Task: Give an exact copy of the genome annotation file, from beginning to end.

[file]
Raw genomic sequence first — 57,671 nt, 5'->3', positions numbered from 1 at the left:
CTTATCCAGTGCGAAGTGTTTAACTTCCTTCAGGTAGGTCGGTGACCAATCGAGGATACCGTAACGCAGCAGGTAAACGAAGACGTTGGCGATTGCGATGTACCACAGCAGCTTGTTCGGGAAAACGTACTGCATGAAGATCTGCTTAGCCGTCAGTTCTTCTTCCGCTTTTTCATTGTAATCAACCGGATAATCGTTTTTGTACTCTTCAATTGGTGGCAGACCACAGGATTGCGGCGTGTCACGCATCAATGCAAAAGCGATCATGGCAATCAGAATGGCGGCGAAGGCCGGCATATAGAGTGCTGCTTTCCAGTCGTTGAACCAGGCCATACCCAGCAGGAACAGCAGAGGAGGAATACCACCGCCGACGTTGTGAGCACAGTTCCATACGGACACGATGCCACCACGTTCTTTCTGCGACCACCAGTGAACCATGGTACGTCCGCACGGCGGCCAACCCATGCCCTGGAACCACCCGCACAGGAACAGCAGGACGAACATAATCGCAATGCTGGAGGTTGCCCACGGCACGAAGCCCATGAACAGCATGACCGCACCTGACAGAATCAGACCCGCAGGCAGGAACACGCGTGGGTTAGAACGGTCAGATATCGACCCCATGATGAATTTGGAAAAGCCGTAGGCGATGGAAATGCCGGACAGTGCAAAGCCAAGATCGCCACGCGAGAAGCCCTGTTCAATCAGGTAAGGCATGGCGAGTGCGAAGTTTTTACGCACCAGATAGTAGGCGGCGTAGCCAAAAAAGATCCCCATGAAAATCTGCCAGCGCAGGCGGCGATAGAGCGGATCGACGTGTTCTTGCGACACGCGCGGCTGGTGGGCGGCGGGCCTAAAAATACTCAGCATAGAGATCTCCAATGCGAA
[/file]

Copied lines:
Raw genomic sequence first — 57,671 nt, 5'->3', positions numbered from 1 at the left:
CTTATCCAGTGCGAAGTGTTTAACTTCCTTCAGGTAGGTCGGTGACCAATCGAGGATACCGTAACGCAGCAGGTAAACGAAGACGTTGGCGATTGCGATGTACCACAGCAGCTTGTTCGGGAAAACGTACTGCATGAAGATCTGCTTAGCCGTCAGTTCTTCTTCCGCTTTTTCATTGTAATCAACCGGATAATCGTTTTTGTACTCTTCAATTGGTGGCAGACCACAGGATTGCGGCGTGTCACGCATCAATGCAAAAGCGATCATGGCAATCAGAATGGCGGCGAAGGCCGGCATATAGAGTGCTGCTTTCCAGTCGTTGAACCAGGCCATACCCAGCAGGAACAGCAGAGGAGGAATACCACCGCCGACGTTGTGAGCACAGTTCCATACGGACACGATGCCACCACGTTCTTTCTGCGACCACCAGTGAACCATGGTACGTCCGCACGGCGGCCAACCCATGCCCTGGAACCACCCGCACAGGAACAGCAGGACGAACATAATCGCAATGCTGGAGGTTGCCCACGGCACGAAGCCCATGAACAGCATGACCGCACCTGACAGAATCAGACCCGCAGGCAGGAACACGCGTGGGTTAGAACGGTCAGATATCGACCCCATGATGAATTTGGAAAAGCCGTAGGCGATGGAAATGCCGGACAGTGCAAAGCCAAGATCGCCACGCGAGAAGCCCTGTTCAATCAGGTAAGGCATGGCGAGTGCGAAGTTTTTACGCACCAGATAGTAGGCGGCGTAGCCAAAAAAGATCCCCATGAAAATCTGCCAGCGCAGGCGGCGATAGAGCGGATCGACGTGTTCTTGCGACACGCGCGGCTGGTGGGCGGCGGGCCTAAAAATACTCAGCATAGAGATCTCCAATGCGAA